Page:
Lake Ontario’s outflow into the St. Lawrence River is regulated by anthropogenic control structures, most notably, the Moses-Saunders Dam built in 1952.29 Lake Ontario and Lake Superior each have their own board from the International Joint Commission Boards of Control to regulate outflow from the Moses-Saunders Dam and St. Marys River control structures, respectively. The allocation of flow to these facilities is determined monthly, based on the outflow specified by the regulation plan and the conditions given in the Order of Approval.30 The Niagara River Control Center focuses on the Chippawa-Grass Island Pool control structure above Niagara Falls, and supervises the annual installation and removal of an ice boom at the outlet of Lake Erie.31 These boards serve to establish regulations for flow rates at the control structures to keep the lake water levels in an approved range that helps protect the ecosystem, while also maintaining adequate flow for hydroelectric power generation, minimum depth for municipal water intakes and safe navigation, and protect against flooding along the Lake Ontario shoreline and downstream in the Province of Quebec (see Lake Ontario Climatology). The most recent Lake Ontario regulation plan, Plan 2014,32 allows for more natural variations in water levels on Lake Ontario to promote ecosystem health while moderating extreme high and low levels for navigation, recreational boating, and hydropower. However these structures are not able to fully control lake levels as major components such as precipitation, evaporation, and runoff can’t be controlled. This lack of full control of water levels was demonstrated by the record high water levels in the mid-2010’s which resulted in flooding around Lake Ontario in 2017 and 2019.33 34 Currently, such regulations cannot significantly influence short-term lake levels or long-term trends, only aid in alleviating extremes.35 For more information, please refer to the Lake Ontario Climatology).

Future Water Levels

There are a number of approaches to looking forward at future water levels, including physical climate and hydrological modeling and scenario planning. Global and regional climate models, when coupled with hydrologic lake routing models can produce projections for water levels through the end of the 21st century.36 37 38 However, the uncertainties associated with such models are very high. Many global climate models do not have a fine enough spatial resolution to adequately capture the Great Lakes hydrologic cycle and integral weather-scale processes. Climate model-driven projections are therefore not particularly useful for making explicit predictions, but are “perhaps most useful for offering guidance to frame analyses of future Great Lakes water level variability scenarios”.39 If you are interested in learning more about the state of Great Lakes water level modeling, please refer to the curated list of publications under the State of the Research page. Since the outcomes provided by models are highly uncertain, GLISA uses models as guidance in a scenario planning approach to manage uncertainty. The goal of scenario planning is to account for uncertainty by developing a framework to plan for potentially disastrous disruptions, rather than only focusing on specific, likely outcomes. When focusing only on likely events, actors discount other high-risk scenarios. Planning for multiple plausible futures, including extremes, can increase the robustness of management practices and preparedness for climate change impacts. GLISA is in the process of developing a set of broadly applicable lake level scenarios that integrate information about historical lake levels, hydrological budget, and drivers of change. The scenarios will capture a range of possible futures, be based on plausible changes to existing drivers, and explore possible changes to the timing and variability of lake levels as well as the longer term average. These will be published on our website in late-2021 with accompanying guidance for public use.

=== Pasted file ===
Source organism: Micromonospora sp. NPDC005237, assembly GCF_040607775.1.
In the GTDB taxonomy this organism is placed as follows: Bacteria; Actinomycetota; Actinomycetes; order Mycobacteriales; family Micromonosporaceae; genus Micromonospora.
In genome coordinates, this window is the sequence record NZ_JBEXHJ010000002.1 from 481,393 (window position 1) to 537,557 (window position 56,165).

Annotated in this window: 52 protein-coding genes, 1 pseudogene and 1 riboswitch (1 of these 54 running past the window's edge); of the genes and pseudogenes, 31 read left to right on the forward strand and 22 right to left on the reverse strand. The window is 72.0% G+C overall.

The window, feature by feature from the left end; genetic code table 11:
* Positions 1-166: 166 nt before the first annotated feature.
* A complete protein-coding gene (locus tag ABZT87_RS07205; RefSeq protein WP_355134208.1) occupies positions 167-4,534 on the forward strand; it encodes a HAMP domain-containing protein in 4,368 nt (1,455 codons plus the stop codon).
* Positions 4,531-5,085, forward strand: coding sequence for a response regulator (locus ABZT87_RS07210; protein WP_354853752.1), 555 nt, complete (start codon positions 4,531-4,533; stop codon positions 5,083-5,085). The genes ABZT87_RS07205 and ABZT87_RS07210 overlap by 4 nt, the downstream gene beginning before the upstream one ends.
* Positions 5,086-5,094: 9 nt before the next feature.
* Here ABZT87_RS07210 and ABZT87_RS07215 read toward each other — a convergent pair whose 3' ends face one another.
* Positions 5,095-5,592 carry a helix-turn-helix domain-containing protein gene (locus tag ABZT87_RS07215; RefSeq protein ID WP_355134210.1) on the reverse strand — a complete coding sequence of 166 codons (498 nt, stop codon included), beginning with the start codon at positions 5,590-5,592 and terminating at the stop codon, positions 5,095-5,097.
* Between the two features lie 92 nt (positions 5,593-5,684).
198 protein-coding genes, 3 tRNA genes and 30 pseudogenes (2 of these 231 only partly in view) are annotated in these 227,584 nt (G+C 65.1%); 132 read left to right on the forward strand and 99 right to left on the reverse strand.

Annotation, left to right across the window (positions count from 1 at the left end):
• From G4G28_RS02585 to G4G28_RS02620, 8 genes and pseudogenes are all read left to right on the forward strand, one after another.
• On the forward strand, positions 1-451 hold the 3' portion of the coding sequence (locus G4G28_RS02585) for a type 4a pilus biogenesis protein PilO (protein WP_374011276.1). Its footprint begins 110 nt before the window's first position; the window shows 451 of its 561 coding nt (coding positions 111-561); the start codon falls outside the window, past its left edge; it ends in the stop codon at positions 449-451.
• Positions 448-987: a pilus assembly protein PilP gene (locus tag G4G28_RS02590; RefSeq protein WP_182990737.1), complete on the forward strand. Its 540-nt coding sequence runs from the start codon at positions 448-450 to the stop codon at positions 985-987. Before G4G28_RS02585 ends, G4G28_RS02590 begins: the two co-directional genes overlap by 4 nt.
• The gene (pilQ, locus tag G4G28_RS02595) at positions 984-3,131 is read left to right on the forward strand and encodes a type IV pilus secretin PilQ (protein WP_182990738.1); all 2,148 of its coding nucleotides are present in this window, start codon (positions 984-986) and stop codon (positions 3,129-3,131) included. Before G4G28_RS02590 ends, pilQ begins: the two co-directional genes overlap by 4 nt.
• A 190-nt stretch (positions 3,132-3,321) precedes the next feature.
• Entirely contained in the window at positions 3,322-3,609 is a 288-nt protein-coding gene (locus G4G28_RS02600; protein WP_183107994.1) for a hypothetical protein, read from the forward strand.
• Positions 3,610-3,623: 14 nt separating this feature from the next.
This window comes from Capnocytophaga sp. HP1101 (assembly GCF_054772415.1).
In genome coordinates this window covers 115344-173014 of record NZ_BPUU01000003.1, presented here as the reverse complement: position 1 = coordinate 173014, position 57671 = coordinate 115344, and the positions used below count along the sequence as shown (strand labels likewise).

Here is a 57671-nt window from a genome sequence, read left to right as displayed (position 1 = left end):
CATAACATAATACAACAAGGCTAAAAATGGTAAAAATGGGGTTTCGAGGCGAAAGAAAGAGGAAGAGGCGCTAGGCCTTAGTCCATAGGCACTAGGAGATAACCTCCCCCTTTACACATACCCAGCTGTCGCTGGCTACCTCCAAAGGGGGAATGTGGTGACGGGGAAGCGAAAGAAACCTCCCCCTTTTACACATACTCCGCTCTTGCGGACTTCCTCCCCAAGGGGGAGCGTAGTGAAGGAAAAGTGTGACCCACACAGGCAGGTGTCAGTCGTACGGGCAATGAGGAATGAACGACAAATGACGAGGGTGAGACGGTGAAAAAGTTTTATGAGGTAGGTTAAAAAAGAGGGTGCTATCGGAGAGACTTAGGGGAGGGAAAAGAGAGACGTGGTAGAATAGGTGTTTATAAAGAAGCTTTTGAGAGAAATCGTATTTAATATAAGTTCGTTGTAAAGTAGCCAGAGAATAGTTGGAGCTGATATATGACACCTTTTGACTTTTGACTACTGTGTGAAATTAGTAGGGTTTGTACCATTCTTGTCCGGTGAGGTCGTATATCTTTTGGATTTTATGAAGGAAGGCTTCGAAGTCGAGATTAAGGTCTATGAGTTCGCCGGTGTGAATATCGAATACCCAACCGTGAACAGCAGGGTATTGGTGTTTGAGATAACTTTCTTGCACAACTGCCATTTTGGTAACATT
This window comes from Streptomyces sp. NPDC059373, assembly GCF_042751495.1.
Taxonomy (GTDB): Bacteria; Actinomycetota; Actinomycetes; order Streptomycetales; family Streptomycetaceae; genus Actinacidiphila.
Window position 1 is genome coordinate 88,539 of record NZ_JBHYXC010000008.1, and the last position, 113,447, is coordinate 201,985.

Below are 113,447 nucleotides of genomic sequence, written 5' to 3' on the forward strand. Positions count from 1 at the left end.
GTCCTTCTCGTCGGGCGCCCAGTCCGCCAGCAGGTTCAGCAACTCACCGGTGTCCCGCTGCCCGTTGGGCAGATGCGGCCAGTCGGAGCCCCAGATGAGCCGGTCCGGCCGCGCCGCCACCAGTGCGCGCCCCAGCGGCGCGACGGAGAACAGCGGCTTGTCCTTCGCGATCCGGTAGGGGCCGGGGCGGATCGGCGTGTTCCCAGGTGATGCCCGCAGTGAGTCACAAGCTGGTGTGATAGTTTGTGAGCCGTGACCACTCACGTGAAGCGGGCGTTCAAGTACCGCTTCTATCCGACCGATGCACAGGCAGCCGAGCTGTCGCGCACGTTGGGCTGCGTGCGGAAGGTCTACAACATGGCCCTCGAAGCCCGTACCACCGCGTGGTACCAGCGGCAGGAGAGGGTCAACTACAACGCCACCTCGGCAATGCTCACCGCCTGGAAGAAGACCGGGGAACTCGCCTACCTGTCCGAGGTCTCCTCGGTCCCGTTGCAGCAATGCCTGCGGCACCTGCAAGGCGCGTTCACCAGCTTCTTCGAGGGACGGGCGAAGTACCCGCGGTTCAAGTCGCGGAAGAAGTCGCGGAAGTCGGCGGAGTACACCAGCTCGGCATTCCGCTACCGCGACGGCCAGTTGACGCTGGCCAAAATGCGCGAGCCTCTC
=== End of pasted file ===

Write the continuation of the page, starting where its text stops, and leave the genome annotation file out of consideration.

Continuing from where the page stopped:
Useful Resources

  • Great Lakes Dashboard (NOAA GLERL)
    • Interactive tool for viewing water level observations on each of the Great Lakes
  • Lake Level Viewer (NOAA)
    • Interactive mapping tool to visualize changing lake levels for each of the five Great Lakes, including shoreline inundation
  • Water Level data (US Army Corps of Engineers)
    • Historical water level observations and records for all five Great Lakes
  • Fourth National Climate Assessment Midwest Chapter (USGCRP)
    • Report authored by many climate organizations (including GLISA) under the coordination of the U.S. Global Change Research Program (USGCRP) and mandated by congress to be released every four years.
  • Great Lakes Coastal Resilience Planning Guide (NOAA)
    • Resource to connect people with the tools and data needed to consider natural hazards and climate change in local planning efforts.  Includes case studies of how coastal communities are using science based information to address coastal hazards such as flooding, shore erosion, and lake-level fluctuations.
  • NOAA’s Key Great Lakes Water Level Products & Services
    • 2-page fact sheet with over 30 links to various NOAA products and service providers

On the State of the Research page, you can find a list of publications relevant to the topic of Great Lakes water level research, including modeling, historical analysis, and observational data, maintained by GLISA and updated regularly.


If you have questions, comments, or feedback on the Sustained Assessment of the Great Lakes, please contact Kim Channell (